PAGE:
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by Fern Shen12:00 pmMay 19, 20170

Access to dental care still limited for many, a decade after Deamonte Driver’s death

A book, a coalition of advocates and an event in Baltimore explore the challenges that remain

Above: Deamonte Driver’s death in 2007 from complications following a tooth infection spurred calls for reform, but millions still lack access to dental care. (Reuters)

In 2007, 12-year-old Diamonte Driver died of a toothache. A routine $80 tooth extraction would have saved the Prince George’s County boy.

“If his mother had been insured,” The Washington Post noted at the time. “If his family had not lost its Medicaid. If Medicaid dentists weren’t so hard to find. If his mother hadn’t been focused on getting a dentist for his brother, who had six rotted teeth.”

The bacteria from the abscess had spread to Deamonte’s brain by the time his tooth got any attention. After two operations, he died.

The tragedy spawned reforms that brought some in Maryland better access to dental care, but a harsh reality remains that if Diamonte were alive with the same abscessed tooth today, he’d probably still die.

That’s the premise of an event planned by a coalition of groups, including Health Care for the Homeless, Public Justice Center, Pew Charitable Trusts, Maryland Dental Action Coalition and Maryland Family Network.

Also in attendance will be Mary Otto, The Post reporter who spent a decade trying to understand how the system failed Diamonte and wrote what she found in a just-published book, Teeth: The Story of Beauty, Inequality, and the Struggle for Oral Health in America.

Dental Deserts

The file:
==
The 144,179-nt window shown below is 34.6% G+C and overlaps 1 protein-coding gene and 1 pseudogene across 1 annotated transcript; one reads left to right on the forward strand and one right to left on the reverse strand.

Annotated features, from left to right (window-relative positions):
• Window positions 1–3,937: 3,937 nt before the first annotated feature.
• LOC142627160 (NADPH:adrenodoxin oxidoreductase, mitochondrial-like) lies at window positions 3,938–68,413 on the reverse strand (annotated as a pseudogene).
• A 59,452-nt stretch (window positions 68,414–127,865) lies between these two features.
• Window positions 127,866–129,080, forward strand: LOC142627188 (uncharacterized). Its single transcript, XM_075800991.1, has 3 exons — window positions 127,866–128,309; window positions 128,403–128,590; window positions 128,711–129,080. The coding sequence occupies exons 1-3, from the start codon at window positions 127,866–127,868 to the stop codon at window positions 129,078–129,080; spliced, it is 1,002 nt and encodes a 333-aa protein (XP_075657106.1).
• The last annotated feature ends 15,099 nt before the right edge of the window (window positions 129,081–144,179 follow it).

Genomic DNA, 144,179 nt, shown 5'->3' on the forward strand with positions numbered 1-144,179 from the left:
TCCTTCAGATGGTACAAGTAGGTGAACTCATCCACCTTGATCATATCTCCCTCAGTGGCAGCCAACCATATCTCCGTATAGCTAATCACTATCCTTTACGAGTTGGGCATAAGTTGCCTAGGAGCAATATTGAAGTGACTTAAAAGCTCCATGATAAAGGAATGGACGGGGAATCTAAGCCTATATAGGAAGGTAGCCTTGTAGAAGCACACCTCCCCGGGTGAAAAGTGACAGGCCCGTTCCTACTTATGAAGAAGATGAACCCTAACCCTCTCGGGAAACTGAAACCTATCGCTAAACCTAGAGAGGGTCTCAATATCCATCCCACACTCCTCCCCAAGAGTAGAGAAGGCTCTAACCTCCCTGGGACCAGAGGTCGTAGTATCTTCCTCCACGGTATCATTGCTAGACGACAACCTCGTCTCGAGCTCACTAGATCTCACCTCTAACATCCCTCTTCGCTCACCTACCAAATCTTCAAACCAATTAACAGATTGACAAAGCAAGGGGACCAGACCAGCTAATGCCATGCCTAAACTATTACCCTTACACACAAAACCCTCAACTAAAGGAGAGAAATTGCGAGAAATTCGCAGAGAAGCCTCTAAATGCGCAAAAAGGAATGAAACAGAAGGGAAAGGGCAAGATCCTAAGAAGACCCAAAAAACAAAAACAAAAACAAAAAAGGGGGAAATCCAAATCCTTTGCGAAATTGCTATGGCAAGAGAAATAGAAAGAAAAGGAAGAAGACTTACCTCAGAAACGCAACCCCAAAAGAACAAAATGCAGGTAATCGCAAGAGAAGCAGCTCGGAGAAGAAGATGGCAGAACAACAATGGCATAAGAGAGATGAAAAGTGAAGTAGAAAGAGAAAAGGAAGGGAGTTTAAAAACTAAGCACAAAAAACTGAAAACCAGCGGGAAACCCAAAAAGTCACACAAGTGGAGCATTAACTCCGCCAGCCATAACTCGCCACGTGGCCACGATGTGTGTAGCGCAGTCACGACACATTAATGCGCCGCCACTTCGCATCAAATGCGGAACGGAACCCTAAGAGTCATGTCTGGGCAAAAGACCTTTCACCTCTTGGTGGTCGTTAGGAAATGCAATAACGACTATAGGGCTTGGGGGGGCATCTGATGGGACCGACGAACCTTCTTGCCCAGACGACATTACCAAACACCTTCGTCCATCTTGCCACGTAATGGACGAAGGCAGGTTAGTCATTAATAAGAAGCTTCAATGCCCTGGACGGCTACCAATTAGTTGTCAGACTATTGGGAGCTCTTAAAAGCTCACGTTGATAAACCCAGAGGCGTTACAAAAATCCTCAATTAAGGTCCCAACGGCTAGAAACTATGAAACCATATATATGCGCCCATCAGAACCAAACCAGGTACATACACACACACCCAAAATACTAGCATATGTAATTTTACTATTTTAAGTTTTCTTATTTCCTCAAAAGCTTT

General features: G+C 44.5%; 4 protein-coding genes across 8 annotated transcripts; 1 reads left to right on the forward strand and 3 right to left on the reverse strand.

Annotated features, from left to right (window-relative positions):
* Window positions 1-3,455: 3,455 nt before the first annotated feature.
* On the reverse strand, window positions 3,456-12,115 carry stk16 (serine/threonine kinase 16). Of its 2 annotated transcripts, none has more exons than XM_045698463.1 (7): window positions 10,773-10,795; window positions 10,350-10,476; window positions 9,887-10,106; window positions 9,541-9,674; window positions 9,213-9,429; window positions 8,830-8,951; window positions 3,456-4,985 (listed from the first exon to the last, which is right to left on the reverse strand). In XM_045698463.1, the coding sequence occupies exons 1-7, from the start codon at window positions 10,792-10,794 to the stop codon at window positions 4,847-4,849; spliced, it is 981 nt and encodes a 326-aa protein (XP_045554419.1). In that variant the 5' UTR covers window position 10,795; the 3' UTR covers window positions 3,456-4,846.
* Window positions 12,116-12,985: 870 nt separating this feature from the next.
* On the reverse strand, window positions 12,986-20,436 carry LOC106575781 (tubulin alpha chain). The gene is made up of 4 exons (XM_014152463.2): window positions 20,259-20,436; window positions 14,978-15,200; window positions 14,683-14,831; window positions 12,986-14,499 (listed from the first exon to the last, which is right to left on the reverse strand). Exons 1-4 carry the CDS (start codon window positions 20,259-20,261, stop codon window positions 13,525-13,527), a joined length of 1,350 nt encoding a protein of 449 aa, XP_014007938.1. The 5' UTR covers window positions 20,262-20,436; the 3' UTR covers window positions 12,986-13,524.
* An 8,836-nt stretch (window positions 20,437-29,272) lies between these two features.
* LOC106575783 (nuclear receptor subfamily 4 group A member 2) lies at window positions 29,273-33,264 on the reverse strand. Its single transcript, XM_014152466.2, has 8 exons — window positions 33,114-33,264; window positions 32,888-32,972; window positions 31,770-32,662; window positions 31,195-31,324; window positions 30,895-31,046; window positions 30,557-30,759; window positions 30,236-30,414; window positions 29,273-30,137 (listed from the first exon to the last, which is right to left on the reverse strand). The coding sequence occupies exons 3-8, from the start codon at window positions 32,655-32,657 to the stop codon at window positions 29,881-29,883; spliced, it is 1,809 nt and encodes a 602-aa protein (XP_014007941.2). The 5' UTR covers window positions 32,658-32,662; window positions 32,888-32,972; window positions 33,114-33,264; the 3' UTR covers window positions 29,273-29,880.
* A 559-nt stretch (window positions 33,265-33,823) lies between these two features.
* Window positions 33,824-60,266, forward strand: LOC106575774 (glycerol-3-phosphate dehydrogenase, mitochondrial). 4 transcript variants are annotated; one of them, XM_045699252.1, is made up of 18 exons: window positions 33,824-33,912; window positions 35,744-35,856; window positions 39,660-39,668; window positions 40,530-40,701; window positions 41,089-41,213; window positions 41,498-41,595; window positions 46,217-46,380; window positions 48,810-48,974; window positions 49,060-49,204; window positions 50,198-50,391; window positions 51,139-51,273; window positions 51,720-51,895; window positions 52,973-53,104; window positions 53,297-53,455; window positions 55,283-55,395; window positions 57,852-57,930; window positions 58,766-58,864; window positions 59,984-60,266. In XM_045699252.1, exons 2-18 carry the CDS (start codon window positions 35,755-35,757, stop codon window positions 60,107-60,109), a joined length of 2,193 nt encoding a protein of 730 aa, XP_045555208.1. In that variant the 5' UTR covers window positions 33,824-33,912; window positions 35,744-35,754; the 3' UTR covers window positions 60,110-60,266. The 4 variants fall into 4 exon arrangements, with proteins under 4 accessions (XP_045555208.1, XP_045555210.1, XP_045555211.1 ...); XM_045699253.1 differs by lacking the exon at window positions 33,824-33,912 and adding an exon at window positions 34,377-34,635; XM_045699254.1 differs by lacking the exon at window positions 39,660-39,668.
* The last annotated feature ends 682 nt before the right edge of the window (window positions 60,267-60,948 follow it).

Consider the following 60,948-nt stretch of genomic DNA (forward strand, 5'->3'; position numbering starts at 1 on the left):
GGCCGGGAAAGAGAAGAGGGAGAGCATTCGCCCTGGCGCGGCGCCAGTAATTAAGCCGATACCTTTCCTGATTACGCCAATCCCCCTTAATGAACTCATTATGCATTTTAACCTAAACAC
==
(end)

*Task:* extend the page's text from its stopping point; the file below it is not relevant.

The event, (to be held next Wednesday at 6 p.m. at the Dr. Samuel D. Harris National Museum of Dentistry, 31 South Greene Street) is intended to kick off a legislative campaign in Annapolis next year aimed at expanding access to dental care.

Speakers will discuss how the lack of access to dental care, like overall health care, correlates not only to sickness, but also to loss of employment and often homelessness.

Policy experts and advocates will discuss how the issue plays out in Baltimore and Maryland, with Health Care for the Homeless clients talking about their dental health challenges.

In Teeth, Otto looks at dental health care inequities nationwide and travels to poor communities from Alaska to Prince George’s County.

She notes that, while one third of white children go without dental care, the number is closer to one-half for black and Latino children.

It can be difficult to find a provider for the 49 million people who live in “dental professional shortage areas,” Otto wrote, and even for those who, like Deamonte Driver’s family at the time, do have Medicaid.

Spending time with mobile dental health vans run by charity organization, Otto ultimately calls for sweeping changes in dental health care. “We have a very serious social problem that we are trying to solve with private means,” a researcher told her.

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